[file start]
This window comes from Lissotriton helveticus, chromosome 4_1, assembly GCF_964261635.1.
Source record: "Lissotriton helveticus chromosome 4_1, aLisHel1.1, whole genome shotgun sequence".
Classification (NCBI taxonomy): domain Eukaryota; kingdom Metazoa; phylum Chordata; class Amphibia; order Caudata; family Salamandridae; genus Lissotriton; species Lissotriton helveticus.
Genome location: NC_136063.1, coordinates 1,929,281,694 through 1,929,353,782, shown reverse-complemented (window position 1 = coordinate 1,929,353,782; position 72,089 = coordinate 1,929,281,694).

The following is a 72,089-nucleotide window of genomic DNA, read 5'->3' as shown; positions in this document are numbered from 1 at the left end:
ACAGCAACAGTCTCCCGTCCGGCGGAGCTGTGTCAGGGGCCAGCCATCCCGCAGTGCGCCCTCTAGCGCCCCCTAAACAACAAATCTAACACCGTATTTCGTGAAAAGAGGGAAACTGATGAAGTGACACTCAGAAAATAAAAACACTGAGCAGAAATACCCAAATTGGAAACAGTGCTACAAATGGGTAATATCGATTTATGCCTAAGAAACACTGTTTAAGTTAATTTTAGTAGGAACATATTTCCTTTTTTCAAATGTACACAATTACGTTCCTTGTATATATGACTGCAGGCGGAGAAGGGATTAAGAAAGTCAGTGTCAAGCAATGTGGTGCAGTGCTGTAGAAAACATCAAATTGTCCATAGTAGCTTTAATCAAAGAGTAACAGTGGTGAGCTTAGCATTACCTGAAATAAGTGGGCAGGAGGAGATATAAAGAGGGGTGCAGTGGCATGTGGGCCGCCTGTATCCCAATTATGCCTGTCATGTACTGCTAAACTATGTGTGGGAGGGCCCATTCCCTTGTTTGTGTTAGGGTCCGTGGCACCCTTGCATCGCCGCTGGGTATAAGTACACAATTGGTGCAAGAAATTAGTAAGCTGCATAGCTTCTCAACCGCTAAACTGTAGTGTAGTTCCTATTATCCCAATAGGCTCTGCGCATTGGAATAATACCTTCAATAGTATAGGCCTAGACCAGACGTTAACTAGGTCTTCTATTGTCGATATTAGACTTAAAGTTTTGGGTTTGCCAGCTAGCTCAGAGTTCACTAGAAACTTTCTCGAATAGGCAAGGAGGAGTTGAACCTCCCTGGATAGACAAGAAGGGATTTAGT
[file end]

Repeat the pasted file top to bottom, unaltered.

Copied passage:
This window comes from Lissotriton helveticus, chromosome 4_1, assembly GCF_964261635.1.
Source record: "Lissotriton helveticus chromosome 4_1, aLisHel1.1, whole genome shotgun sequence".
Classification (NCBI taxonomy): domain Eukaryota; kingdom Metazoa; phylum Chordata; class Amphibia; order Caudata; family Salamandridae; genus Lissotriton; species Lissotriton helveticus.
Genome location: NC_136063.1, coordinates 1,929,281,694 through 1,929,353,782, shown reverse-complemented (window position 1 = coordinate 1,929,353,782; position 72,089 = coordinate 1,929,281,694).

The following is a 72,089-nucleotide window of genomic DNA, read 5'->3' as shown; positions in this document are numbered from 1 at the left end:
ACAGCAACAGTCTCCCGTCCGGCGGAGCTGTGTCAGGGGCCAGCCATCCCGCAGTGCGCCCTCTAGCGCCCCCTAAACAACAAATCTAACACCGTATTTCGTGAAAAGAGGGAAACTGATGAAGTGACACTCAGAAAATAAAAACACTGAGCAGAAATACCCAAATTGGAAACAGTGCTACAAATGGGTAATATCGATTTATGCCTAAGAAACACTGTTTAAGTTAATTTTAGTAGGAACATATTTCCTTTTTTCAAATGTACACAATTACGTTCCTTGTATATATGACTGCAGGCGGAGAAGGGATTAAGAAAGTCAGTGTCAAGCAATGTGGTGCAGTGCTGTAGAAAACATCAAATTGTCCATAGTAGCTTTAATCAAAGAGTAACAGTGGTGAGCTTAGCATTACCTGAAATAAGTGGGCAGGAGGAGATATAAAGAGGGGTGCAGTGGCATGTGGGCCGCCTGTATCCCAATTATGCCTGTCATGTACTGCTAAACTATGTGTGGGAGGGCCCATTCCCTTGTTTGTGTTAGGGTCCGTGGCACCCTTGCATCGCCGCTGGGTATAAGTACACAATTGGTGCAAGAAATTAGTAAGCTGCATAGCTTCTCAACCGCTAAACTGTAGTGTAGTTCCTATTATCCCAATAGGCTCTGCGCATTGGAATAATACCTTCAATAGTATAGGCCTAGACCAGACGTTAACTAGGTCTTCTATTGTCGATATTAGACTTAAAGTTTTGGGTTTGCCAGCTAGCTCAGAGTTCACTAGAAACTTTCTCGAATAGGCAAGGAGGAGTTGAACCTCCCTGGATAGACAAGAAGGGATTTAGT